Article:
When we arrived, Pettyfer was sitting on a bench quite far away for a scene in which he’s talking on his cell phone with his father. While he was clearly already in his beastly form, we couldn’t really see him very clearly from that distance; we could tell he was shaved bald and it looked like his face and neck were covered in tattoos. When he walked by us and we saw him up-close, we were shocked to see the long scars that covered his face and upper torso. Mind you, this was before the first pictures were released, and it was quite jarring, but apparently, others had gotten used to it as we saw Alex hanging with a bunch of kids–his relatives we were told–in between takes. In the scene on the bench, Kyle was talking on the phone and at the end, he jumped off the bench and ran off. After shooting that a few times, Pettyfer had to continue the scene by running behind a pick-up truck that had a camera trained on him, because whatever he was told in that call, it was pretty urgent.
While we were waiting for them to set up, we had a chance to look at some of the photos taken by unit photographer Takashi Seida from earlier in the production, including a number of Mary-Kate Olsen’s different looks and the high school they attend, which had a very modern, stylish design, not like any high school we’ve seen in movies.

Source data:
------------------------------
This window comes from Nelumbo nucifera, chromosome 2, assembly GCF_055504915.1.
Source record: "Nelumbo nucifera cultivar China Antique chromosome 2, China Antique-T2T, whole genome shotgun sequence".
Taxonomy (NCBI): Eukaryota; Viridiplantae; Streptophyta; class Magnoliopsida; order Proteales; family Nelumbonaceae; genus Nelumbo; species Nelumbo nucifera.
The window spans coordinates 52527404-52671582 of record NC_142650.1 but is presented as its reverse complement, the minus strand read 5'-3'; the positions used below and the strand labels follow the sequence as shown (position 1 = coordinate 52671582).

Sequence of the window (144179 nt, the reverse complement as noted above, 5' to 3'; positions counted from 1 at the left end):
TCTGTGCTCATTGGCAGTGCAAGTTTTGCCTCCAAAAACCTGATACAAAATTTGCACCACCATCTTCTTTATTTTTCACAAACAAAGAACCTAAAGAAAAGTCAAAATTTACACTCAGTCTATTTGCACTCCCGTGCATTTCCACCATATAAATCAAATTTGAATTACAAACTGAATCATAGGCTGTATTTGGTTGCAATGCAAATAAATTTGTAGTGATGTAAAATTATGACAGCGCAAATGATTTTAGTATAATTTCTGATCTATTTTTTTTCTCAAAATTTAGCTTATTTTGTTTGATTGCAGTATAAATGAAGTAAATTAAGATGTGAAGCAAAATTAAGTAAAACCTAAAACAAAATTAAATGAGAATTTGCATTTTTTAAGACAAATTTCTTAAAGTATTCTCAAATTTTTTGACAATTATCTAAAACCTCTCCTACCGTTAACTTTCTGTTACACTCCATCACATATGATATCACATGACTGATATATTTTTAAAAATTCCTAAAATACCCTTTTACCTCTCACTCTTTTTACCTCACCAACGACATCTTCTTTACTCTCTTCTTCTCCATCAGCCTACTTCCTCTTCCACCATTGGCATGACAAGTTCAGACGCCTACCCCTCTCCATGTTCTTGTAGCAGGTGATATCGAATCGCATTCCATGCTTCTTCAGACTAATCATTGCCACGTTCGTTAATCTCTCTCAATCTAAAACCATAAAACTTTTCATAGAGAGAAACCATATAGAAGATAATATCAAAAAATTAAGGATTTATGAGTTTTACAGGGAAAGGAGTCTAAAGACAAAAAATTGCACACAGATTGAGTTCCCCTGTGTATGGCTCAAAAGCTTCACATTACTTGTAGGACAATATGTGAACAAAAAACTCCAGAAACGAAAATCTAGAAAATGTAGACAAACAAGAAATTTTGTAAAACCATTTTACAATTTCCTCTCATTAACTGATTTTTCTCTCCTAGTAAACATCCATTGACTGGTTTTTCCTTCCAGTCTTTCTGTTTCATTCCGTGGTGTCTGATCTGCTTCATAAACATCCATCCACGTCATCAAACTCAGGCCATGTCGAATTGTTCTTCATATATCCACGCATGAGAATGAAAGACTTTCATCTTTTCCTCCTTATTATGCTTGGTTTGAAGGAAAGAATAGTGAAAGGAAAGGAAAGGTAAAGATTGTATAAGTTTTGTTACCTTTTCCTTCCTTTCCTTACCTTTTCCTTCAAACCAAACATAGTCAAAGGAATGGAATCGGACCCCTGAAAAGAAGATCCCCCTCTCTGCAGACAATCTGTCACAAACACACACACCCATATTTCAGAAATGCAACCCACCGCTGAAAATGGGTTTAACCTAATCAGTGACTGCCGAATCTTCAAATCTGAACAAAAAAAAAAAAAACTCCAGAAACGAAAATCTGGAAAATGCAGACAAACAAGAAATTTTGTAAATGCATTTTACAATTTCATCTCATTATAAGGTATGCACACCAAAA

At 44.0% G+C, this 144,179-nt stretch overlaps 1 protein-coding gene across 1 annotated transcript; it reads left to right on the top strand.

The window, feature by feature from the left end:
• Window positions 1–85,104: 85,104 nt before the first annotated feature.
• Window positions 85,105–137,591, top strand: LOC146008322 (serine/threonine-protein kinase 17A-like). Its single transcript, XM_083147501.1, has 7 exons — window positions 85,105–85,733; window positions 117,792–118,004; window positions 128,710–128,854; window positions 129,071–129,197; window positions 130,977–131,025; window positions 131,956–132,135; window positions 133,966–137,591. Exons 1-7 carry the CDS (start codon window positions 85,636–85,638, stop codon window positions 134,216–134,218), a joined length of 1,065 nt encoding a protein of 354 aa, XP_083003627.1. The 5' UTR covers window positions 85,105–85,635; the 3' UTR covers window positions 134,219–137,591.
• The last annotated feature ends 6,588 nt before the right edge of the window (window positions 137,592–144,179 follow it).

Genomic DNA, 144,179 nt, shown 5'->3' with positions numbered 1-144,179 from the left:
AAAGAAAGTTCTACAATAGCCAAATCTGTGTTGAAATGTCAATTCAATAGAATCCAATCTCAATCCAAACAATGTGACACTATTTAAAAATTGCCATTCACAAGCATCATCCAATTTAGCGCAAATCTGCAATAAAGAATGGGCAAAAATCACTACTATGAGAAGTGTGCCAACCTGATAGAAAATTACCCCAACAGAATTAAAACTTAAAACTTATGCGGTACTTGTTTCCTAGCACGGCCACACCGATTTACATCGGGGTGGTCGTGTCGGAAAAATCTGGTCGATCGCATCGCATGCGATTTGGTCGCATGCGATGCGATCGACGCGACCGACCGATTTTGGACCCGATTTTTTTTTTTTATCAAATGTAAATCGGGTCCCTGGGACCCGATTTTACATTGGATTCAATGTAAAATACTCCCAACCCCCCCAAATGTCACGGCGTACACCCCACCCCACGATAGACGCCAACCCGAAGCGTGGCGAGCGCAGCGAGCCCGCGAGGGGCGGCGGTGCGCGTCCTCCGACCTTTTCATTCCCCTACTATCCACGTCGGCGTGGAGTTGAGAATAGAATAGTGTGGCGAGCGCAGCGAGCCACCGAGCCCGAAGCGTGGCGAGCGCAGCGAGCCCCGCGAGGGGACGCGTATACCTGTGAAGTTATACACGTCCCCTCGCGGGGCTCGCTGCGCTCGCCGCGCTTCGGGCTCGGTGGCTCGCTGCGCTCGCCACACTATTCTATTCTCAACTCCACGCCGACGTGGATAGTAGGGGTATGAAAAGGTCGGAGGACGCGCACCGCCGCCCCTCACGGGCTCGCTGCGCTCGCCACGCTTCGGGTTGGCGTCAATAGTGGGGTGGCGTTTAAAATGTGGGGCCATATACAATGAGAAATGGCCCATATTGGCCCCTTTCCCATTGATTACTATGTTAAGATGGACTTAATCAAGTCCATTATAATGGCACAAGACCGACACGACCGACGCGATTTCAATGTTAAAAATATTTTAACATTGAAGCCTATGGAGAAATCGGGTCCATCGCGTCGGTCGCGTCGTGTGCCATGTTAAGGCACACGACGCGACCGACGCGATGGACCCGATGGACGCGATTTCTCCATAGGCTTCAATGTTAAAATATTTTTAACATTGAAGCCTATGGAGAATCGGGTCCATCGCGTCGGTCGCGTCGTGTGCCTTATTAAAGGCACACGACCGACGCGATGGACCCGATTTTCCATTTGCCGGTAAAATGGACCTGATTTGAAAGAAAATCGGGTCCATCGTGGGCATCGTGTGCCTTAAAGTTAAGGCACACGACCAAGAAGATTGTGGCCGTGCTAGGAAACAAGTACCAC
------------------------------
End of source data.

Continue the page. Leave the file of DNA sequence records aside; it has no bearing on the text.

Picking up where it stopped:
After lunch, which was actually at night since they started so late, they moved the shoot to another area of the park where they had dressed up a 10-foot high wall with all sorts of trees and bushes, which we were told was meant to be the periphery of the Prospect Park Zoo. A large float hung over the wall to bathe it with fake moonlight.
Before they began to shoot in this location, we had a chance to speak with Vanessa for a few minutes. Having never seen “High School Musical,” we weren’t too familiar with her character, but she was quite adorable and rather bubbly even though we were both shivering in the surprisingly cold May night. (As we learned, her entire family was on-set that night as well.) Afterwards, we had a chance to talk with the director, who took some time from an incredibly busy day to speak with us. You can read both those interviews below: